All of this together suggests that we (still) live in a deeply offense-technology-dominant world, and that even the best defenses of a superpower’s military-industrial complex can’t stop a cheap missile launched by a bunch of third world semi-terrorists.  So why do I think the Russian bragging is exaggerated?

  1. Either the ISIS missile-gunner was quite good or very lucky (depending on how much lower than Wikipedia’s vague “<5m” the accuracy of the Kornet actually is).  The missile struck in the rear, on top of the engine and apparently right at the joint between the turret and body.  In short, a perfect hit.
  2. There are no signs of any active anti-missile system responding or firing.
  3. It’s hard to tell because of the video quality, but the targeted tank seems to lack the little boxes that indicate reactive armour – the planes of the sides appear smooth.
  4. The Russian article brags about ‘US built’ tank.  They don’t say US operated or owned.

The first point stands on its own, but the next three suggest this wasn’t a top of the line Abrams by any stretch.  See, the Iraqi Army also operates Abrams tanks, and (though I’d not be surprised to discover otherwise) the United States is supposedly only offering air support and advice in the Mosul offensive.

The Iraqi Abrams are M1-A1s, which the US started to phase out in 1992 with the production of the M1-A2.  Today, the US Army is months away from the putting the M1-A2 SEPv3 into use, marking the third major overhaul.  (To illustrate the difference, the M1-A2 is 7 tons heavier (72 tons instead of 63) despite being only a little bit slower.)  In total, the sheer number of incremental improvements means that the modern Abrams might as well be a different vehicle from the 1980s era design Iraq is using.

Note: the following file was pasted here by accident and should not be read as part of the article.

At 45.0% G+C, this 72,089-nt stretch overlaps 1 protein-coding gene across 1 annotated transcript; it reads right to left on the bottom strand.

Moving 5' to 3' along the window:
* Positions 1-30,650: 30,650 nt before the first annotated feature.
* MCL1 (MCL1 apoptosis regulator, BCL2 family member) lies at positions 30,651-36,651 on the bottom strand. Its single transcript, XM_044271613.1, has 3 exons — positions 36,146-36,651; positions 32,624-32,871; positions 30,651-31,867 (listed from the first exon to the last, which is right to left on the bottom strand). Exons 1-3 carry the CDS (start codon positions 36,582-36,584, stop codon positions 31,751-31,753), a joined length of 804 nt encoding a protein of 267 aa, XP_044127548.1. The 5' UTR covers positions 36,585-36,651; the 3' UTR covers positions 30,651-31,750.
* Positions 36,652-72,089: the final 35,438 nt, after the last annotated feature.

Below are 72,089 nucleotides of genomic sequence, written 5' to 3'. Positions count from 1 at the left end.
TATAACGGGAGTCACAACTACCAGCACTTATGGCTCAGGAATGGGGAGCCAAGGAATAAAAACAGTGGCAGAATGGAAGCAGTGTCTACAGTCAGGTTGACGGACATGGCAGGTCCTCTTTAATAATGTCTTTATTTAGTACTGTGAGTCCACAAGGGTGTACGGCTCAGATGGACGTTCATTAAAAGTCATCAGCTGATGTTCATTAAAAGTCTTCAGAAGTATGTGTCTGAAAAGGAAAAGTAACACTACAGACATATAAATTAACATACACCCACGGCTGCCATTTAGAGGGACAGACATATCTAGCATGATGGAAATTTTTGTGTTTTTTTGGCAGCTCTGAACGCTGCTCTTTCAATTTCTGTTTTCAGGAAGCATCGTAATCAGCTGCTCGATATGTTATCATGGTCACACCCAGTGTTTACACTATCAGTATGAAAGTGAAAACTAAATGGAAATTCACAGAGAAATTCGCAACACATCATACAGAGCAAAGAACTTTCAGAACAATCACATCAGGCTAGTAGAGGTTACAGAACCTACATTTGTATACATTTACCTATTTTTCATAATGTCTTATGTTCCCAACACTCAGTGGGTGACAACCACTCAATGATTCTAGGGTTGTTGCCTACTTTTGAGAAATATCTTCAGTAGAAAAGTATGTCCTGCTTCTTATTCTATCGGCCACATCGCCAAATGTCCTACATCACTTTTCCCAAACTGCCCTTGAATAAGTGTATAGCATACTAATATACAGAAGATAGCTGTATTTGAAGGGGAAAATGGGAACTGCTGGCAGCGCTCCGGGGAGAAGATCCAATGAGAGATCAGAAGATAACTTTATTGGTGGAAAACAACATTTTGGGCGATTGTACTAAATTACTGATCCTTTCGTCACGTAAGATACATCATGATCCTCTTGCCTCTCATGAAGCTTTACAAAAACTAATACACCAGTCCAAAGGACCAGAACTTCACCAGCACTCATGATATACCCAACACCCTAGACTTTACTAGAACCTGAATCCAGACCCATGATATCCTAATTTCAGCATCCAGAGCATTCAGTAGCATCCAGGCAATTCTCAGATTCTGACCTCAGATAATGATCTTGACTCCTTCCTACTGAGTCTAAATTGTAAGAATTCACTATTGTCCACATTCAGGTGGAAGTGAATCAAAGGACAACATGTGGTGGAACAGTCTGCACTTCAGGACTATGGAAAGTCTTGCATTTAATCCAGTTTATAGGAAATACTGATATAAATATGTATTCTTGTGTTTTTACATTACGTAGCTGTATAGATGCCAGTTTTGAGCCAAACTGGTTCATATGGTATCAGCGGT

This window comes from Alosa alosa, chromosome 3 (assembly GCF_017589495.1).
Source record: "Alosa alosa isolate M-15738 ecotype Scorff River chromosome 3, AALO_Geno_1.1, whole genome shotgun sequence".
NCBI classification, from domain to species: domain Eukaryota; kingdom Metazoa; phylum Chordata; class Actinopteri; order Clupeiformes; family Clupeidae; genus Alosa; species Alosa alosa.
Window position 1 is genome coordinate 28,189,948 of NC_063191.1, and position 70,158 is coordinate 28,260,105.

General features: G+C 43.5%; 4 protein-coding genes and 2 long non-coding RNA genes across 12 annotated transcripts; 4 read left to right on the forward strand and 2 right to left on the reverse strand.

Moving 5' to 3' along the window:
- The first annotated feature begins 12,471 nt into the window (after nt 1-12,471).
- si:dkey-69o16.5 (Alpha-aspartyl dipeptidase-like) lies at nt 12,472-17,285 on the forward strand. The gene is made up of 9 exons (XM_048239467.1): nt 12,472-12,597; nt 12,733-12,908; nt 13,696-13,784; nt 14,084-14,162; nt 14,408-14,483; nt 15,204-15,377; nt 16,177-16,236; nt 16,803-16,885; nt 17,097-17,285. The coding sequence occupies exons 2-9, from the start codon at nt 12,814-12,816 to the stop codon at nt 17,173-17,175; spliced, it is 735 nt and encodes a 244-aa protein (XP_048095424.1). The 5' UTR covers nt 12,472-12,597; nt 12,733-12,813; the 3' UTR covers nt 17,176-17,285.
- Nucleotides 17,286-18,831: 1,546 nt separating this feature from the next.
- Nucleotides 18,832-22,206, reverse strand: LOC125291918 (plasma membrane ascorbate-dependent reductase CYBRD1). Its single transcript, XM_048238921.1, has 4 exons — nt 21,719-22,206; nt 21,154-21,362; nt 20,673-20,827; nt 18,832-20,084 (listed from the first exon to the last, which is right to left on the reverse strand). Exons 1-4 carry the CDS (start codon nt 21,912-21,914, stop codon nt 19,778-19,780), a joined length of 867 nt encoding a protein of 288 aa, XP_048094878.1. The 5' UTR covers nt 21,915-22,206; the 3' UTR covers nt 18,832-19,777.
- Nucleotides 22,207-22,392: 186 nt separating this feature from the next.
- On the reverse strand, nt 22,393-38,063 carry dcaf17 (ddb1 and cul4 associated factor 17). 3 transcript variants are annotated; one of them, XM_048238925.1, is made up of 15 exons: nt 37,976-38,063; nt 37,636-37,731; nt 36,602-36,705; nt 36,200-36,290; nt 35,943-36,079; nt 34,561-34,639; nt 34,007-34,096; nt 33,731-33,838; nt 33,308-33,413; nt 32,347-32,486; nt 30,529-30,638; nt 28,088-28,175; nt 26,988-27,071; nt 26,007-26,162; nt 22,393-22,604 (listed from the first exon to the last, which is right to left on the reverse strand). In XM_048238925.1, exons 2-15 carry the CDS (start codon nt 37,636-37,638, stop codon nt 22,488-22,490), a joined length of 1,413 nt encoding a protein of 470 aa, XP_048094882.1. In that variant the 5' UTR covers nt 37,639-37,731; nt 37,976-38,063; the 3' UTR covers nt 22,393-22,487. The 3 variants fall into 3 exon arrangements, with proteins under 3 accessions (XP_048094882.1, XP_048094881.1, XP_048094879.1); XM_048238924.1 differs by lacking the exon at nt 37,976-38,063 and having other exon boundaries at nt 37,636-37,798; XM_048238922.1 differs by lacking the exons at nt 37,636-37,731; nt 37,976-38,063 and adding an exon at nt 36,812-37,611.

In short, I suspect that what Russia is bragging about is that one of their fanciest anti-tank weapons merely managed to take out a 25-year old tank design with obsolete armour and no active defenses**.  This isn’t nothing, as even an obsolete M1 is probably better armored than the vehicles most countries have access to, but it doesn’t necessarily speak to the effectiveness of the missile against an actual first-world military.

* Most of the world’s current tank models have some area of comparative advantage, but the Abrams’ combination of heavy armour, respectable speed, technological features, and actual (albeit one-sided) battle experience seems to put it at or near the top of most peoples’ lists.

** The Wikipedia article on the Kornet mentions that Israeli Merkava tanks have faced Kornets for years, often because of Syrian re-sale of the missiles.  Typically (and irritatingly) not providing statistics, Israel claims their Trophy anti-missile system has been effective.  They also that many successful hits have nevertheless resulted in no casualties or injuries.  Though the Merkava is a modern tank, like most other tanks of the world, it is lighter than the Abrams, so if the modern Merkava can withstand the Kornet, one would expect the Abrams to do so as well.